Meanwhile, Drs. Wilson and Snelling acknowledged potential drawbacks to the test and said that as of right now, the EEG p300 signal test is only used as supplementary material in court for people who have “healthy” brain activity (Wilson & Snelling, 2018). Dr. Snelling stated, “it is simply uncertain what effect dementia would have on memory and recognition in the context of brain fingerprinting” and that “[dementia, drugs, and mental illness] are limits of what is still considered to be an experimental technology.” (Snelling, 2018). A future experiment they have planned is to test people suffering from dementia to see if this test would yield results similar to their initial findings (Wilson & Snelling, 2018). Addressing my Black Mirror question, they assured me that as the test relies on EEG responses to questions, the questions will be specific enough to the crime scene to not yield a false positive (Wilson & Snelling, 2018).

Image courtesy to Pixabay

Although the value of the p300 signal test in criminal cases is debated, there doesn’t seem to be a clear answer on whether the test should even be used in courts at all or the ethics of conducting such a test. Research suggests that Brain Fingerprinting is unproven and questionable (Rosenfeld, 2005), yet is used in states like Iowa (Harrington v. State, 2001) and countries like India (Deceiving the Law, 2008). Another popular example of this is the Netflix documentary series Making a Murderer, in which the main character, Steven Avery, was accused of murder despite him insisting otherwise and was jailed for it for over a decade. Avery’s lawyer then had him go through brain fingerprinting and tried to get it to be admissible as scientific evidence in the courts of Wisconsin. I am fascinated by this new technology, and if the specificity and sensitivity of the p300 test reaches high accuracy, I think this would save a lot of time and resources for law enforcement. The test has already exonerated a man who was wrongfully imprisoned (Wilson & Snelling, 2018), but I am still considering the implications this could have on our 5th amendment rights and whether suspects could opt out of this test in the future. Especially since we already use DNA tests from blood samples in our criminal prosecutions (what appears to be a violation of our 5th amendment rights by using our bodies), will we keep redrawing the line until it reaches our own brains (Rothstein & Carnahan, 2001)? Law enforcement and lawmakers seem to have found a loophole, claiming that taking these bodily samples are not testimonial evidence but material evidence (Strassler, 2008). To what extent, then, do people have a right to their own thoughts? In addition, would a Brain Fingerprinting test even be accurate due to the unreliability of the EEG test in people with different neurological conditions (Holler et al., 2017)?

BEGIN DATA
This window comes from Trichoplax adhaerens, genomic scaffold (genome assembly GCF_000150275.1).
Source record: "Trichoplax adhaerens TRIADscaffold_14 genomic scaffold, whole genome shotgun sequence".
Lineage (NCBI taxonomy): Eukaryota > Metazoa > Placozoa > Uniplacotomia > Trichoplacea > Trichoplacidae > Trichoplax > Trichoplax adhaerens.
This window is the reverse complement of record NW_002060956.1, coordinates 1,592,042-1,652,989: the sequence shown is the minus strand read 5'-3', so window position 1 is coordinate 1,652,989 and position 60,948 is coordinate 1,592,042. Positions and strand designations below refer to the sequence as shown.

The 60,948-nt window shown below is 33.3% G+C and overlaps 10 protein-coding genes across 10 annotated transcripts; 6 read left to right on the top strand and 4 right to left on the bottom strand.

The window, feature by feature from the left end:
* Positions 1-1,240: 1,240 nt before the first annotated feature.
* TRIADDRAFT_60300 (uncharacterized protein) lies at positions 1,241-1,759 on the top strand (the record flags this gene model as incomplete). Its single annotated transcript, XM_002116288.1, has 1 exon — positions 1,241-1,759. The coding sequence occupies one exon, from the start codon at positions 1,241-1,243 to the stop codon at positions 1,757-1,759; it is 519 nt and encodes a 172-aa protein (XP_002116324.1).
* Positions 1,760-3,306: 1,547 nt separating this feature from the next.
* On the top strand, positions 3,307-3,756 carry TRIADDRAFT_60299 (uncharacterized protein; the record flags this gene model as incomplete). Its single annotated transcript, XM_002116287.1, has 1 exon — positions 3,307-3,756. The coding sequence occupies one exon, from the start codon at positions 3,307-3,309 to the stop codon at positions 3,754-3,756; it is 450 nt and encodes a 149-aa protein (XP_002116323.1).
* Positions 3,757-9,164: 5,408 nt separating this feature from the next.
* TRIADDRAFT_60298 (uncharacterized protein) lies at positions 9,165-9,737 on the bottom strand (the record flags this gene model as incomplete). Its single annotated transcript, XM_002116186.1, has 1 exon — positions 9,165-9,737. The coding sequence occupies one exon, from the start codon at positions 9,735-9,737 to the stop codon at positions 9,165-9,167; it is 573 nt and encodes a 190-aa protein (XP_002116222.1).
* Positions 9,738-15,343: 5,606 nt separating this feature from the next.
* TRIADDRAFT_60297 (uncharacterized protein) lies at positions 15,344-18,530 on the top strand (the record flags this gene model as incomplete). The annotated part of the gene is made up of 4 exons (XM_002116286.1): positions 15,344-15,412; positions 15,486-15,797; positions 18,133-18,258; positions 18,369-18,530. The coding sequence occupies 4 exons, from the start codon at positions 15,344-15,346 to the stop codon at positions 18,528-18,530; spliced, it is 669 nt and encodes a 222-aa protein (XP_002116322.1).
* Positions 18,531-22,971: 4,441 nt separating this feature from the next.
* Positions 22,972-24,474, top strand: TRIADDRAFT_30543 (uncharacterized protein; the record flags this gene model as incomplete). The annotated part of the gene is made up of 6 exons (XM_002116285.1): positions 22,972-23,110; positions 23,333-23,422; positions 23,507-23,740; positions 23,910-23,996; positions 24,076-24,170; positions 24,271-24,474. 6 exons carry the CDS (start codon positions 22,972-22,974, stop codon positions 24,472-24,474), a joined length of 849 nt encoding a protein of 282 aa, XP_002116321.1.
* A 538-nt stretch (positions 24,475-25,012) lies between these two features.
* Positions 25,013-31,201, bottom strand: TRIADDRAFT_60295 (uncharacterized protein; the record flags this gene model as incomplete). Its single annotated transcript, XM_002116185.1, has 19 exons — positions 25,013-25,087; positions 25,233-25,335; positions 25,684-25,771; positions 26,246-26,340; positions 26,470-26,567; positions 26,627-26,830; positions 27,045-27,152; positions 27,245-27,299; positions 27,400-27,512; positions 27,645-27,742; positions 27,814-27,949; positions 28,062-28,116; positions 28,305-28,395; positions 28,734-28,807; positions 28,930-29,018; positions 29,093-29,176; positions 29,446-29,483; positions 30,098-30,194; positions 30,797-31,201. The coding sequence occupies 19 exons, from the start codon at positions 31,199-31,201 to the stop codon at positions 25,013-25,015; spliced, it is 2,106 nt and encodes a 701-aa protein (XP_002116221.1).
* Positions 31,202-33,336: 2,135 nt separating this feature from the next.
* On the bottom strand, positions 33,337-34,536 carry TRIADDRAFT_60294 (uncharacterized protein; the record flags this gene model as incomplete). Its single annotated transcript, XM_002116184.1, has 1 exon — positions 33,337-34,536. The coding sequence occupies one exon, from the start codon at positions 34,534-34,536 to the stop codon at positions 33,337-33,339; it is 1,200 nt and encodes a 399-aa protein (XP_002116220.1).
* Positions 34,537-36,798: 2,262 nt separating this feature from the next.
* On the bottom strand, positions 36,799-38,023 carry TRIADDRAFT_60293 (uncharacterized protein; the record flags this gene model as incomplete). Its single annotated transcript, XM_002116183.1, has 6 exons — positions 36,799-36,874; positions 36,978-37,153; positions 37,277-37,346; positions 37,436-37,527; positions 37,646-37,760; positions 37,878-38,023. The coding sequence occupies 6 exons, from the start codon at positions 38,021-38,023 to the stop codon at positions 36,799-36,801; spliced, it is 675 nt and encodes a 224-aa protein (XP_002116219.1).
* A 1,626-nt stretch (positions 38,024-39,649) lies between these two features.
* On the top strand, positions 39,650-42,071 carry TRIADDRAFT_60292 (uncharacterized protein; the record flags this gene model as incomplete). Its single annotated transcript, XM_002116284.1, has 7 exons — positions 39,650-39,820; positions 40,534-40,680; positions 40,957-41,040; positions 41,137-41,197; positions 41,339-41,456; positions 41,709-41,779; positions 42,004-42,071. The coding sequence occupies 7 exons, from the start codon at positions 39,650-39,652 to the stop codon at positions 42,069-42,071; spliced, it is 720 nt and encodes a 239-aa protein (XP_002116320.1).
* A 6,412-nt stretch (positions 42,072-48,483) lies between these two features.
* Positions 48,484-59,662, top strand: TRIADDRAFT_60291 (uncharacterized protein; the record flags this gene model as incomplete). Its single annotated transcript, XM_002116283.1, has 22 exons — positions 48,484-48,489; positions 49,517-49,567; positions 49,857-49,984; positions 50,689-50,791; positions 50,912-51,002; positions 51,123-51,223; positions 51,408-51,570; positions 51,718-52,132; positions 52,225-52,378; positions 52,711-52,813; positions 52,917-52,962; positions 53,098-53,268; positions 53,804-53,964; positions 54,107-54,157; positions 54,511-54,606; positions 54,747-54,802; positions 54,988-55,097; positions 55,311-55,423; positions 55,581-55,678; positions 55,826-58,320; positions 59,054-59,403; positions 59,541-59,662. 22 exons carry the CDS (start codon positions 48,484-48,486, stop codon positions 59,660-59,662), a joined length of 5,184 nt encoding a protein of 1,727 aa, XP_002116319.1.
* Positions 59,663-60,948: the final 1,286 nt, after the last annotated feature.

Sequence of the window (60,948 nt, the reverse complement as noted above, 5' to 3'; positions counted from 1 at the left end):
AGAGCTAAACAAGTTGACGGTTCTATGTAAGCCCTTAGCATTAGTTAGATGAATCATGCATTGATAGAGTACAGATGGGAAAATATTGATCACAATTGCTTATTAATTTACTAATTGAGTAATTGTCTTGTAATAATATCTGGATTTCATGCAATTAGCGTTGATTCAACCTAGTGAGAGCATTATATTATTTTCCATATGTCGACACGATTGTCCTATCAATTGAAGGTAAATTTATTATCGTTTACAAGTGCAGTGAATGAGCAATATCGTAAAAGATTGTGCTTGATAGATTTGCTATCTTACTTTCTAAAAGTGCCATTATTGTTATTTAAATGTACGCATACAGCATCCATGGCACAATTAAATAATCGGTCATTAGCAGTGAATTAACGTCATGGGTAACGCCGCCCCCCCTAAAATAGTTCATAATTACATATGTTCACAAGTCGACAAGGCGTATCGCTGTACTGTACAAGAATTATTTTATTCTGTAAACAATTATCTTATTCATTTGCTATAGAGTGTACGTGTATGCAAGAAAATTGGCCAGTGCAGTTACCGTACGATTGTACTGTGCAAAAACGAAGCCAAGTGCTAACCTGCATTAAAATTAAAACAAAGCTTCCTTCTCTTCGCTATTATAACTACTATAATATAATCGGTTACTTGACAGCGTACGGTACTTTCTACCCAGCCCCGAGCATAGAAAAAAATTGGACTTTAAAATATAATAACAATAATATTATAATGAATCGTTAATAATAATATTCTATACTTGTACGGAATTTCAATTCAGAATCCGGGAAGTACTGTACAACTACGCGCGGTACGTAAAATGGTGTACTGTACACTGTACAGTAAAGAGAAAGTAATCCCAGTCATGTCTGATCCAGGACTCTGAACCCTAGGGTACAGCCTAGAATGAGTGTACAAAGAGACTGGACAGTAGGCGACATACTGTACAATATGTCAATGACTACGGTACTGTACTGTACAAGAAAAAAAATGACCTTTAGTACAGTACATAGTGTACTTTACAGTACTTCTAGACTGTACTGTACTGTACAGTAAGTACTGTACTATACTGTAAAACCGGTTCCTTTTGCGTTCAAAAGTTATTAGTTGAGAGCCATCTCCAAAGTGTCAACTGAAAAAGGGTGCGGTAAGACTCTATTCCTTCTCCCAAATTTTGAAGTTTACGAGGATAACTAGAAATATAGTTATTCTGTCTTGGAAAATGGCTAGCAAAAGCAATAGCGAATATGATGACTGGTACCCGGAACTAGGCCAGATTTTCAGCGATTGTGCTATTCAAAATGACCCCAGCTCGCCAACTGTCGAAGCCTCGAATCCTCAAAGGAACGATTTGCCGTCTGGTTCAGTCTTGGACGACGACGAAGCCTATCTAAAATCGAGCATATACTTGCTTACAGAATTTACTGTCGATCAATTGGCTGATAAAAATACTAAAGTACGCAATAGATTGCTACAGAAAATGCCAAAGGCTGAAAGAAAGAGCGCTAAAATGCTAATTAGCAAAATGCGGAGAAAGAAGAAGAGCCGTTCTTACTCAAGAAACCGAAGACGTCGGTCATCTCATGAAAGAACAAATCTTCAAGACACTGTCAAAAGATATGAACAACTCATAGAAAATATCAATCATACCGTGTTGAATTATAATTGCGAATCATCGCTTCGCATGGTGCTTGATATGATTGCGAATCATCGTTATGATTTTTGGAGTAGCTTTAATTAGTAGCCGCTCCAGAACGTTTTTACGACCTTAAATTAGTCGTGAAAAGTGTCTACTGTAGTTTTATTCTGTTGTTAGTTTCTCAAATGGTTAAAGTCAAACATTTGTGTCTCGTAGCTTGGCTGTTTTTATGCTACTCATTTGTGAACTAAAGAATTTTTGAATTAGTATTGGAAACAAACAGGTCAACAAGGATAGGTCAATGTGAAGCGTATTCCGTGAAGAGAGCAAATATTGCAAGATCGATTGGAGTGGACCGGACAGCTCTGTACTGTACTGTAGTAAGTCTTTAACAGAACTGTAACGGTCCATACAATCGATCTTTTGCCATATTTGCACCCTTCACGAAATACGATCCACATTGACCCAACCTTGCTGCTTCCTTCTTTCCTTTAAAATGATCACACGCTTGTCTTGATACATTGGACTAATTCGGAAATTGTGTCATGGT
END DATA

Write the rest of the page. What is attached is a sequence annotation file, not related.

Over the course of my study abroad trip, this conference was one of the things I was most excited for. The ethical concerns brought up from these lectures really challenged my own viewpoints on certain innovations. This was an experience that really opened my eyes and was particularly educational. I would like to thank Dr. Karen Rommelfanger and the Neuroethics Network Conference for allowing me and the students of Emory University the opportunity to participate in this conference.


Jeffrey is a junior at Emory University pursuing a B.S. in Neuroscience and Behavioral Biology. His current research focuses on neural mechanisms of motivation and effort-based decision making. He is interested in enhancing scientific literacy, cancer metastasis, teaching, and hopes to attend medical school in the future pursuing an MD/PhD.


Darby, Ryan. 2018. Personal communication.

Höller, Y., Uhl, A., Bathke, A., Thomschewski, A., Butz, K., Nardone, R., … Trinka, E. (2017). Reliability of EEG Measures of Interaction: A Paradigm Shift Is Needed to Fight the Reproducibility Crisis. Frontiers in Human Neuroscience, 11.

Rosenfeld, J. P. (2005). “Brain fingerprinting: A critical analysis” (PDF). Scientific Review of Mental Health Practice. 4 (1): 20-37.
Rothstein, M. A. & Carnahan, S. (2001). Legal and policy issues in expanding the scope of law enforcement dna data banks. Brooklyn Law Review 67(1), 127-178. 

Snelling, Jeanne. 2018. Personal Commutation.
Strasser, M. R. (2008, August 5). Fifth Amendment. Retrieved June 26, 2018, from
Wilson, Debra & Snelling, Jeanne. 2018. Personal Commutation.

Want to cite this post?

 Yang, J. (2018). Is Netflix’s Black Mirror Becoming a Reality? The Neuroethics Blog. Retrieved on , from